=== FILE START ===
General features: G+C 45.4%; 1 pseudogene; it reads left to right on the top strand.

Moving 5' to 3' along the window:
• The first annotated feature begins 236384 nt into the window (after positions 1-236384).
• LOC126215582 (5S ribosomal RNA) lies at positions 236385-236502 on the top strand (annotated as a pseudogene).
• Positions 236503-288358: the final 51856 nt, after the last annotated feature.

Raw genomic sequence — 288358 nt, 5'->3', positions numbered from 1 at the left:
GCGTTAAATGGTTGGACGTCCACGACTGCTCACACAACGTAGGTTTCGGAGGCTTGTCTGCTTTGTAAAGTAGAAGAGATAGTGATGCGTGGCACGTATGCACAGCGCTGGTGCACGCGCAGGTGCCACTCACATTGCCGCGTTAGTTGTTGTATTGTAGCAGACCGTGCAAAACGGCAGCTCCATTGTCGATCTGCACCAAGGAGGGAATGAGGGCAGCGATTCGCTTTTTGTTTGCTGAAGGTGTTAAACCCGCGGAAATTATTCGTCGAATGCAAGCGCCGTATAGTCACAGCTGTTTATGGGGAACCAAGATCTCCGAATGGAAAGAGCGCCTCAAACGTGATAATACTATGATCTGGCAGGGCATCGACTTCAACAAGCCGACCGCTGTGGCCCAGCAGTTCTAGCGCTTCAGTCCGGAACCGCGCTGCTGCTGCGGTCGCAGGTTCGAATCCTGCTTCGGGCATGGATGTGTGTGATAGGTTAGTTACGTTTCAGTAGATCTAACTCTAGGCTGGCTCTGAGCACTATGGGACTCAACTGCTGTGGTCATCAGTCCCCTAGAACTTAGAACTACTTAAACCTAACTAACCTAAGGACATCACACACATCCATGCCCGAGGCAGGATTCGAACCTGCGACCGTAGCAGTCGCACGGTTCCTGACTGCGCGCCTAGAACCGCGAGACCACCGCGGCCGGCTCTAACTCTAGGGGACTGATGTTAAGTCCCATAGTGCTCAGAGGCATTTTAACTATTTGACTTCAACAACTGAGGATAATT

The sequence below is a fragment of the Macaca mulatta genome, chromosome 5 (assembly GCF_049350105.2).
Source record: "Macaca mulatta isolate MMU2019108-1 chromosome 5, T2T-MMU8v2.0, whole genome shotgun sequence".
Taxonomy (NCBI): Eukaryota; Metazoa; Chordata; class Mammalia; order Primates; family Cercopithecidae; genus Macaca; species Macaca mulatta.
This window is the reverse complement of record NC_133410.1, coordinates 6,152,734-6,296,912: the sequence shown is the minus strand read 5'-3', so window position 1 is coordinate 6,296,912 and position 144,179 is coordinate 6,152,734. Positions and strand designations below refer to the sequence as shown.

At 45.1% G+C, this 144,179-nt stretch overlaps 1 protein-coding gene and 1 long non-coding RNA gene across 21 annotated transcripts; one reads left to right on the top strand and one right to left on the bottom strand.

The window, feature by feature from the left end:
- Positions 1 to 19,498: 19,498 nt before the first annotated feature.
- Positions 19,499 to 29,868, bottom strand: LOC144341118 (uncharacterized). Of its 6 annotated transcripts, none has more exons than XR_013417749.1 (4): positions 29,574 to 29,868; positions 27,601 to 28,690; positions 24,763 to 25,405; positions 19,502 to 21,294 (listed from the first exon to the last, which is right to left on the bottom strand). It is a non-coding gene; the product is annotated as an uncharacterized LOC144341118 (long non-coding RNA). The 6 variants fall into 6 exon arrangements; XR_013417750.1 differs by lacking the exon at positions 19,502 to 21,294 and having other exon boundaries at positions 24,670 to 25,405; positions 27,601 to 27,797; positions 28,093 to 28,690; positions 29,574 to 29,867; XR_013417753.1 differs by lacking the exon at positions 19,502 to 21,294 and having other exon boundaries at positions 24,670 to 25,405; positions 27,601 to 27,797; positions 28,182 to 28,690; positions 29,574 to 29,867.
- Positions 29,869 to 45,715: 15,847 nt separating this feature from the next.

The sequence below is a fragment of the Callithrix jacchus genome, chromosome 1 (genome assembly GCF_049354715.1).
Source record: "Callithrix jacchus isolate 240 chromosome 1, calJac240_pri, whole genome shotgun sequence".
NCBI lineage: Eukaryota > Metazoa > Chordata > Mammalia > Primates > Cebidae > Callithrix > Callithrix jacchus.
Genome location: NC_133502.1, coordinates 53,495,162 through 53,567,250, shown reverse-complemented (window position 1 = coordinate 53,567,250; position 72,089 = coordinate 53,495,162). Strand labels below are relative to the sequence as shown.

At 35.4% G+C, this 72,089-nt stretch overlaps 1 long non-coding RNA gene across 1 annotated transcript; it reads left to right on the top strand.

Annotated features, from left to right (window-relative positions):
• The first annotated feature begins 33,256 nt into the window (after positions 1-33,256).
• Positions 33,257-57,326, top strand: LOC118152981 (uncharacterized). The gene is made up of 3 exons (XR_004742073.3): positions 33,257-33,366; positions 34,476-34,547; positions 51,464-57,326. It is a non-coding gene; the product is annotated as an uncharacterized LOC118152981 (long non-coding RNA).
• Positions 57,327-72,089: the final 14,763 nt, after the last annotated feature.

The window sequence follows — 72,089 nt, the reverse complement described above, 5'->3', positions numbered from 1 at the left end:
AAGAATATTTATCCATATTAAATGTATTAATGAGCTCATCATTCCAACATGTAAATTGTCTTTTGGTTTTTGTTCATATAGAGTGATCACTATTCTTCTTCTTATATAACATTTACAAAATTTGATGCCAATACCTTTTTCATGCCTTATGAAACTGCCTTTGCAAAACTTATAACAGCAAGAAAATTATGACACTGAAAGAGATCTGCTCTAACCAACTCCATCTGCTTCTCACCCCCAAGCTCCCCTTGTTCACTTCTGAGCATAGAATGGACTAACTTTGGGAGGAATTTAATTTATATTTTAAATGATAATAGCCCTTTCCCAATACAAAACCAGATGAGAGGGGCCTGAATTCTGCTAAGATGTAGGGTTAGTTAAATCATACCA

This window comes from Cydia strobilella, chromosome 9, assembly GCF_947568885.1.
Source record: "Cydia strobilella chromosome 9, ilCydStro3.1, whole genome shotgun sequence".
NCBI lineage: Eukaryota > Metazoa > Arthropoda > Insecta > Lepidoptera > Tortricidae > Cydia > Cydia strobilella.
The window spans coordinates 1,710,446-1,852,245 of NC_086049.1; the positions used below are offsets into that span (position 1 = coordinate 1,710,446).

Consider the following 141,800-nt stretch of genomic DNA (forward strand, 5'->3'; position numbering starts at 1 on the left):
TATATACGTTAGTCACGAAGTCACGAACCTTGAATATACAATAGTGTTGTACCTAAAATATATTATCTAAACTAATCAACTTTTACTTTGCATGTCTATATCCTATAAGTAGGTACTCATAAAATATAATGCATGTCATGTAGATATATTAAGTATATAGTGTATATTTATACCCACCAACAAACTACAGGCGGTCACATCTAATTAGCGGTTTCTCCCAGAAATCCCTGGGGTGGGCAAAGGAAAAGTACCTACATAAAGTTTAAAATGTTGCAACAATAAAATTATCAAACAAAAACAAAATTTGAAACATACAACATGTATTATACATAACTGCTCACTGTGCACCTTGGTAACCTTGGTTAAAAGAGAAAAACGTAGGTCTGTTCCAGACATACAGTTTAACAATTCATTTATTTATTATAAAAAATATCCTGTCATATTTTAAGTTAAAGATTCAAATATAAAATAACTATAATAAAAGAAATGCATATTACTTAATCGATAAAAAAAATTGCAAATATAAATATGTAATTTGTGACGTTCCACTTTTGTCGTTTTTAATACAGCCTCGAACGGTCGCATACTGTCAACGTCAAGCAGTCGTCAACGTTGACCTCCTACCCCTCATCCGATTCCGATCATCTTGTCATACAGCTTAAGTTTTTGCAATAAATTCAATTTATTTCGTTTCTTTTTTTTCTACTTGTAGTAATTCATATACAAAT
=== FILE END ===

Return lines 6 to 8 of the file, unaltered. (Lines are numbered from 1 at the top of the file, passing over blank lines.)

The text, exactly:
Raw genomic sequence — 288358 nt, 5'->3', positions numbered from 1 at the left:
GCGTTAAATGGTTGGACGTCCACGACTGCTCACACAACGTAGGTTTCGGAGGCTTGTCTGCTTTGTAAAGTAGAAGAGATAGTGATGCGTGGCACGTATGCACAGCGCTGGTGCACGCGCAGGTGCCACTCACATTGCCGCGTTAGTTGTTGTATTGTAGCAGACCGTGCAAAACGGCAGCTCCATTGTCGATCTGCACCAAGGAGGGAATGAGGGCAGCGATTCGCTTTTTGTTTGCTGAAGGTGTTAAACCCGCGGAAATTATTCGTCGAATGCAAGCGCCGTATAGTCACAGCTGTTTATGGGGAACCAAGATCTCCGAATGGAAAGAGCGCCTCAAACGTGATAATACTATGATCTGGCAGGGCATCGACTTCAACAAGCCGACCGCTGTGGCCCAGCAGTTCTAGCGCTTCAGTCCGGAACCGCGCTGCTGCTGCGGTCGCAGGTTCGAATCCTGCTTCGGGCATGGATGTGTGTGATAGGTTAGTTACGTTTCAGTAGATCTAACTCTAGGCTGGCTCTGAGCACTATGGGACTCAACTGCTGTGGTCATCAGTCCCCTAGAACTTAGAACTACTTAAACCTAACTAACCTAAGGACATCACACACATCCATGCCCGAGGCAGGATTCGAACCTGCGACCGTAGCAGTCGCACGGTTCCTGACTGCGCGCCTAGAACCGCGAGACCACCGCGGCCGGCTCTAACTCTAGGGGACTGATGTTAAGTCCCATAGTGCTCAGAGGCATTTTAACTATTTGACTTCAACAACTGAGGATAATT

The sequence below is a fragment of the Macaca mulatta genome, chromosome 5 (assembly GCF_049350105.2).